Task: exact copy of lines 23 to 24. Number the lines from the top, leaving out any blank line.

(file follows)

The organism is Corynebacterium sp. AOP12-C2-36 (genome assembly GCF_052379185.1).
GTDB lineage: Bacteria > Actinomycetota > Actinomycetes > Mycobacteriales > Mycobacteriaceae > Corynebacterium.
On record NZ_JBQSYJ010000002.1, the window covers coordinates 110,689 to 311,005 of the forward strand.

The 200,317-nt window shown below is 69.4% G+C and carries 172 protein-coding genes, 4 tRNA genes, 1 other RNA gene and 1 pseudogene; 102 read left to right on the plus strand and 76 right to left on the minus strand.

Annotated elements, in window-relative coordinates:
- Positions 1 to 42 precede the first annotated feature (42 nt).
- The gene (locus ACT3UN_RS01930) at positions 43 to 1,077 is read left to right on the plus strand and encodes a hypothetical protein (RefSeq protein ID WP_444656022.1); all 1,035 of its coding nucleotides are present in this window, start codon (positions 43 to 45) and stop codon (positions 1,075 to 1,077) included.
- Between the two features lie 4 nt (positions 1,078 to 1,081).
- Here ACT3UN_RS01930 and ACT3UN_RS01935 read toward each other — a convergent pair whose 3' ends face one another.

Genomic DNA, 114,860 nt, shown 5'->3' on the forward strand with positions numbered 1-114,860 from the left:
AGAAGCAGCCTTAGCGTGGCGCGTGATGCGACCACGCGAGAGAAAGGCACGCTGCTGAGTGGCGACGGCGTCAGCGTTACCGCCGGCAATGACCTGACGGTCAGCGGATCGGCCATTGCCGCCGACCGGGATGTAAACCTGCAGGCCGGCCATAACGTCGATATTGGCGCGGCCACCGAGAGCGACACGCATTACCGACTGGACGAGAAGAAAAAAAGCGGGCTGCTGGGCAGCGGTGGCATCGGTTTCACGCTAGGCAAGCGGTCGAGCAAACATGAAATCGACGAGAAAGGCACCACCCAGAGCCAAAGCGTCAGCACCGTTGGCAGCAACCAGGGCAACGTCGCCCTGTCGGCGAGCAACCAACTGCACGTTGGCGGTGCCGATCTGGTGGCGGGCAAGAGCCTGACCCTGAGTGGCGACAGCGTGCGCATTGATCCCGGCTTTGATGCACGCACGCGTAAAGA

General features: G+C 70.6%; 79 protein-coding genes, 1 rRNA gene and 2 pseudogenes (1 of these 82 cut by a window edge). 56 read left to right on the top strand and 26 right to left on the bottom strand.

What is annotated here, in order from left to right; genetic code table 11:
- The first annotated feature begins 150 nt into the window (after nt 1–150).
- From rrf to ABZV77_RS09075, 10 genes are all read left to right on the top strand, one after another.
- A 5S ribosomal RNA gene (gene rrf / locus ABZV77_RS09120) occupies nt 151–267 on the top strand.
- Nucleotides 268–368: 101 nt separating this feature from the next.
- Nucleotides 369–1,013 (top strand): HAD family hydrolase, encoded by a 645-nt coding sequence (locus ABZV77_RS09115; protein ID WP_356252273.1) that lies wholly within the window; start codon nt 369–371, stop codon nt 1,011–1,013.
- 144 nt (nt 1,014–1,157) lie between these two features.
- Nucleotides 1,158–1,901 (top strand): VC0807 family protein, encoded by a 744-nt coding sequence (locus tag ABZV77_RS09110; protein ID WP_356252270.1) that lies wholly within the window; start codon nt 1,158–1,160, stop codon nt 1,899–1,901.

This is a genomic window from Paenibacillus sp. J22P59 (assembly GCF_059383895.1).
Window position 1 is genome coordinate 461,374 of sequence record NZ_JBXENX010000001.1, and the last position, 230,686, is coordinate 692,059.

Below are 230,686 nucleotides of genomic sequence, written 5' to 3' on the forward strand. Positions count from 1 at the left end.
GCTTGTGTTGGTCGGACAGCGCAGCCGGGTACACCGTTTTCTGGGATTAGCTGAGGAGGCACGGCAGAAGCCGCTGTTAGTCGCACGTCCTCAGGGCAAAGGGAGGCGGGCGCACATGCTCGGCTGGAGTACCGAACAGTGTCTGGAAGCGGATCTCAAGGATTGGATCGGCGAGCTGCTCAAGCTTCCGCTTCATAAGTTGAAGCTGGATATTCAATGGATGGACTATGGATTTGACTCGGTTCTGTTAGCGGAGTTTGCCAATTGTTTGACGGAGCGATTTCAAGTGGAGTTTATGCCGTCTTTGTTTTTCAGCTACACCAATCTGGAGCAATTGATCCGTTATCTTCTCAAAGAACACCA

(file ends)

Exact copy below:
Below are 230,686 nucleotides of genomic sequence, written 5' to 3' on the forward strand. Positions count from 1 at the left end.
GCTTGTGTTGGTCGGACAGCGCAGCCGGGTACACCGTTTTCTGGGATTAGCTGAGGAGGCACGGCAGAAGCCGCTGTTAGTCGCACGTCCTCAGGGCAAAGGGAGGCGGGCGCACATGCTCGGCTGGAGTACCGAACAGTGTCTGGAAGCGGATCTCAAGGATTGGATCGGCGAGCTGCTCAAGCTTCCGCTTCATAAGTTGAAGCTGGATATTCAATGGATGGACTATGGATTTGACTCGGTTCTGTTAGCGGAGTTTGCCAATTGTTTGACGGAGCGATTTCAAGTGGAGTTTATGCCGTCTTTGTTTTTCAGCTACACCAATCTGGAGCAATTGATCCGTTATCTTCTCAAAGAACACCA